By Patrick Killoran, Divest Parliament campaigner
One of the pushbacks I often hear from people about taking environmental action on a personal, local or even a national level is: “what difference will it make if not everyone is doing likewise?”
While recycling your household waste or organising a divestment campaign will not change the world – even if you’re successful – there is serious and often forgotten strength in collective action.
Like each thread of a tapestry, each campaign itself does not amount to much – but the whole is greater than the sum of its parts.
Here at Divest Parliament, we recognise that the fossil fuel investment we are targeting is dwarfed by others (millions rather than the £16 billion invested by local authorities throughout the UK, for example).
However, we also recognise that the symbolic nature of the Divest Parliament campaign. Getting MPs to back divestment has the potential to boost campaign efforts throughout the UK, by engaging influential and respected figures in the divestment narrative.
Understanding this has led Divest Parliament in Yorkshire to build relationships and collaborate with campaigns focused on local councils and universities. These local campaigners have also taught us lots about building community support for divestment.
While some London Councils have been leaders in championing fossil fuel divestment, the West Yorkshire Pension Fund (overseen by Bradford City Council with nearly £1 billion in fossil fuel investments), has proven somewhat stubborn. This is despite the local branch of Unison and Kirklees Council (also in West Yorkshire) passing recent motions calling for the phasing out of fossil fuel investments.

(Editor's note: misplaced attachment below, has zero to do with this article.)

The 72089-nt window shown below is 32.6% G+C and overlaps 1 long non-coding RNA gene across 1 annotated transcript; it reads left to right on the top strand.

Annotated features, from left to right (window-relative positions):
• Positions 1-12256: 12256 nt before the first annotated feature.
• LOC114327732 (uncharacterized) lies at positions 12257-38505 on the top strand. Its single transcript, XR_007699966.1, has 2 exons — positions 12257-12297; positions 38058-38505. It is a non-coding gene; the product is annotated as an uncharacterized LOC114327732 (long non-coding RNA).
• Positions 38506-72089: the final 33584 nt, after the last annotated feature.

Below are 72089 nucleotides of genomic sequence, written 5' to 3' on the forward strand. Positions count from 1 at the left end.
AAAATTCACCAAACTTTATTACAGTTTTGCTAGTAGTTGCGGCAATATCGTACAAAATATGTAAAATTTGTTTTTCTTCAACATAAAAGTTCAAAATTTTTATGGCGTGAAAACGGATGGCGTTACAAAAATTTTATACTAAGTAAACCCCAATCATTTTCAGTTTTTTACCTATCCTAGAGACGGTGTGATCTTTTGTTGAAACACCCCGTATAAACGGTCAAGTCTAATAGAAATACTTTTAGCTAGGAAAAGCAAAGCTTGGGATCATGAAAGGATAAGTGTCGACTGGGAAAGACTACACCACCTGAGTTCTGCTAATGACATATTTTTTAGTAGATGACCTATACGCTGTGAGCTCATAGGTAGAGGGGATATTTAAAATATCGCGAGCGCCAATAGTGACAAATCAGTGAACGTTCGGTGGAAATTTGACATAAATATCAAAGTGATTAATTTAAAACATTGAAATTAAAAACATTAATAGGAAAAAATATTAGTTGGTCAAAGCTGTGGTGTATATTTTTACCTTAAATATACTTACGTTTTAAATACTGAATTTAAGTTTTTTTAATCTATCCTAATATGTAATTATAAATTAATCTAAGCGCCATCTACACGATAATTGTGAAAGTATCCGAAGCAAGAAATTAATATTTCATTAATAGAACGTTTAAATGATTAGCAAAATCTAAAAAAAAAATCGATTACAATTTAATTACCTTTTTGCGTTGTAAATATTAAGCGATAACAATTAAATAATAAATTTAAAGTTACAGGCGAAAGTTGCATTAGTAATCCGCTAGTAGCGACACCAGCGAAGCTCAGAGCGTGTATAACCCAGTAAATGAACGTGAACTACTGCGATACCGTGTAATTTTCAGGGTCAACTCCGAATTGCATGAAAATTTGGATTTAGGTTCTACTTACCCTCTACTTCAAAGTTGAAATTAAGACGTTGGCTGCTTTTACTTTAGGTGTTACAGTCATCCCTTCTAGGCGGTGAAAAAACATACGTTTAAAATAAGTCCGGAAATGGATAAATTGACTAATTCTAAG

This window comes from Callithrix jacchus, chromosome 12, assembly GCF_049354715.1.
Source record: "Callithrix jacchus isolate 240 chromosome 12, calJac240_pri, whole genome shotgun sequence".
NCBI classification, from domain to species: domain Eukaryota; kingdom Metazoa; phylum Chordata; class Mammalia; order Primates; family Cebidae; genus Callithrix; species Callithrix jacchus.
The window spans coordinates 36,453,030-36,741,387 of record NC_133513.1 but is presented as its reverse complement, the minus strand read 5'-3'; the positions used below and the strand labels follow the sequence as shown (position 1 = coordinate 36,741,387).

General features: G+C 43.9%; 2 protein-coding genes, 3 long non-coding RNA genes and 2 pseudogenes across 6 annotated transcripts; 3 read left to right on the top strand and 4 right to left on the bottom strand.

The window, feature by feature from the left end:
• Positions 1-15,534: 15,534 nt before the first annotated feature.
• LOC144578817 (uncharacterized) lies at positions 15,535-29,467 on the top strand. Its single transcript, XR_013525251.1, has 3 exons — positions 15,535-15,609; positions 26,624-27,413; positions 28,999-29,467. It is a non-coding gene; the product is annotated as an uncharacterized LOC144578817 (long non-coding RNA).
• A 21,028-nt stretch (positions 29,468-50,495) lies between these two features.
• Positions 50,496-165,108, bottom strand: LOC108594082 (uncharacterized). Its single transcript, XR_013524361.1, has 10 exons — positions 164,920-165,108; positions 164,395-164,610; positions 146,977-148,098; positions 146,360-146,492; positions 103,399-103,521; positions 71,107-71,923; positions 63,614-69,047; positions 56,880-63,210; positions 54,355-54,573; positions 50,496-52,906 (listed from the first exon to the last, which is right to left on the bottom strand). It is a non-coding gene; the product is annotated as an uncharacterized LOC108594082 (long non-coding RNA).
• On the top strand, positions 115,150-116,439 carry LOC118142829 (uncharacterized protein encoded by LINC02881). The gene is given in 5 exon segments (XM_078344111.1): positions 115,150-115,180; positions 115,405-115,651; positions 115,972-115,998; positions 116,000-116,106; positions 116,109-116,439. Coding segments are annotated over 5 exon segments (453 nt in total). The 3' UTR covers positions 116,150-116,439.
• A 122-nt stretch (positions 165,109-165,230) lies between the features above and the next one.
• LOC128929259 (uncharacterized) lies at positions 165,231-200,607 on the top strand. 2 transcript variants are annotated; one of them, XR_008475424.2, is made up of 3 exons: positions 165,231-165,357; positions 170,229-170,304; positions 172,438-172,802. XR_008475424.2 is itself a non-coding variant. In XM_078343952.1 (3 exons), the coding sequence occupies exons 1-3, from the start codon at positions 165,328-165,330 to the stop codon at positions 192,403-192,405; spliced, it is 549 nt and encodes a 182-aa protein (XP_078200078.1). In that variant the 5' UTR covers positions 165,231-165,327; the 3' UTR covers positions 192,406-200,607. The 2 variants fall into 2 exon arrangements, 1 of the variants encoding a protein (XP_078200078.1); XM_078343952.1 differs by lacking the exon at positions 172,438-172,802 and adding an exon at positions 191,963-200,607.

After highlighting the party links between MPs in West Yorkshire and the councillors in charge of the fund, we picked up the support of MPs such as Naz Shah, Alex Sobel and Thelma Walker, who were keen to support both the national and local campaigns. Building this network of senior support will filter pressure down to the council level. Watch this space.
Part of campaigning is knowing how to maximise publicity, but sometimes pieces of the puzzle are missing, preventing us from promoting the cause. But such barriers can be overcome when campaigns work together.
We put this concept into practice in partnership with Leeds University Fossil Free. They had a student and academic body in full support, but the university wasn’t taking their campaign seriously. We were targeting Hilary Benn, MP for Leeds Central, but could not seem to get an audience with him.
Together, we hatched a plan to host a discussion about divestment with a panel of academics in addition to Hilary Benn. His presence would add authority to discussion, and we would be able to press him to pledge his support with him keen to appeal to his student constituents.
The event was a success, being one of the features of 2017’s Global Divestment Mobilisation in Northern England.
While Hilary did not feel as though he could sign our pledge we had achieved something impossible as campaigns in isolation, we had engaged our campaign targets in serious discussion about the merits of divestment. Both campaigns will now look to build relationships with their campaign targets and win further support for divestment.
Globally, the possibilities for working in unison are endless, and Divest Parliament is certainly looking to improve on our achievements going forwards, perhaps working with religious institutions, anti-fracking groups and communities with links to places severely affected by climate change.
Our shared values facilitate these partnerships. People may point to our stitches and say our efforts are in vain, but if they only took a few steps back to see the bigger picture, they would agree that what we are weaving is truly something to behold, and an environmentally sustainable and just future is in sight.